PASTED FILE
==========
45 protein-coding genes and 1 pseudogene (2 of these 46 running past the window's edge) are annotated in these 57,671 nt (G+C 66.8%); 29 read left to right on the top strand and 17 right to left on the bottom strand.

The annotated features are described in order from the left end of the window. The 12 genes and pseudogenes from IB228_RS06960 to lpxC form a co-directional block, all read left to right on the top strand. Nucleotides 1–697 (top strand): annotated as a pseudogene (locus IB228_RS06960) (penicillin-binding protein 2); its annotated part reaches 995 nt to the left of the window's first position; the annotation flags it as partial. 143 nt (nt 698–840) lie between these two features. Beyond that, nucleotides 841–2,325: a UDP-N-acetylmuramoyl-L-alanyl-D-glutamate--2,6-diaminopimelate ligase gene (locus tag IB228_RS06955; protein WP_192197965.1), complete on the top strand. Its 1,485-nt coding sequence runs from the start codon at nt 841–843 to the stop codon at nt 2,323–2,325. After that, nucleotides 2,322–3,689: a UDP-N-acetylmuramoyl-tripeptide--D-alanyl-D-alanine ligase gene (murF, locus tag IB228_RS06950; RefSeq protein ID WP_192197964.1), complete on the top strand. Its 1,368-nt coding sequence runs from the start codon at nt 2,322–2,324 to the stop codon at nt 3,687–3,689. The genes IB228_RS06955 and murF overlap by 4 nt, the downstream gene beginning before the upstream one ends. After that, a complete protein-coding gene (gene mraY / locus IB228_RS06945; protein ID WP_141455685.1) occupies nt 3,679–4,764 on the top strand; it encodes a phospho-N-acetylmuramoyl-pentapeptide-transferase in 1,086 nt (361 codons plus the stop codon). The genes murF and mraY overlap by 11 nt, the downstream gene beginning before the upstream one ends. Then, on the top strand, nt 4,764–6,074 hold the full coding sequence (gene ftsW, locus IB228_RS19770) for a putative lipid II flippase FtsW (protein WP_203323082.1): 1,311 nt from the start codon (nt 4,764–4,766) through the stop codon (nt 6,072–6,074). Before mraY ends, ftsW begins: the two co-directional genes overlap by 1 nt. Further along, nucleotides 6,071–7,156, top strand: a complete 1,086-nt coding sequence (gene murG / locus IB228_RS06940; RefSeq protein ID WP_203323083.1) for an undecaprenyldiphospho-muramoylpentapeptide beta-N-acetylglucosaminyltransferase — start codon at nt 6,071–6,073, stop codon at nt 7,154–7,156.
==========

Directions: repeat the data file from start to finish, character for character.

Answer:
45 protein-coding genes and 1 pseudogene (2 of these 46 running past the window's edge) are annotated in these 57,671 nt (G+C 66.8%); 29 read left to right on the top strand and 17 right to left on the bottom strand.

The annotated features are described in order from the left end of the window. The 12 genes and pseudogenes from IB228_RS06960 to lpxC form a co-directional block, all read left to right on the top strand. Nucleotides 1–697 (top strand): annotated as a pseudogene (locus IB228_RS06960) (penicillin-binding protein 2); its annotated part reaches 995 nt to the left of the window's first position; the annotation flags it as partial. 143 nt (nt 698–840) lie between these two features. Beyond that, nucleotides 841–2,325: a UDP-N-acetylmuramoyl-L-alanyl-D-glutamate--2,6-diaminopimelate ligase gene (locus tag IB228_RS06955; protein WP_192197965.1), complete on the top strand. Its 1,485-nt coding sequence runs from the start codon at nt 841–843 to the stop codon at nt 2,323–2,325. After that, nucleotides 2,322–3,689: a UDP-N-acetylmuramoyl-tripeptide--D-alanyl-D-alanine ligase gene (murF, locus tag IB228_RS06950; RefSeq protein ID WP_192197964.1), complete on the top strand. Its 1,368-nt coding sequence runs from the start codon at nt 2,322–2,324 to the stop codon at nt 3,687–3,689. The genes IB228_RS06955 and murF overlap by 4 nt, the downstream gene beginning before the upstream one ends. After that, a complete protein-coding gene (gene mraY / locus IB228_RS06945; protein ID WP_141455685.1) occupies nt 3,679–4,764 on the top strand; it encodes a phospho-N-acetylmuramoyl-pentapeptide-transferase in 1,086 nt (361 codons plus the stop codon). The genes murF and mraY overlap by 11 nt, the downstream gene beginning before the upstream one ends. Then, on the top strand, nt 4,764–6,074 hold the full coding sequence (gene ftsW, locus IB228_RS19770) for a putative lipid II flippase FtsW (protein WP_203323082.1): 1,311 nt from the start codon (nt 4,764–4,766) through the stop codon (nt 6,072–6,074). Before mraY ends, ftsW begins: the two co-directional genes overlap by 1 nt. Further along, nucleotides 6,071–7,156, top strand: a complete 1,086-nt coding sequence (gene murG / locus IB228_RS06940; RefSeq protein ID WP_203323083.1) for an undecaprenyldiphospho-muramoylpentapeptide beta-N-acetylglucosaminyltransferase — start codon at nt 6,071–6,073, stop codon at nt 7,154–7,156.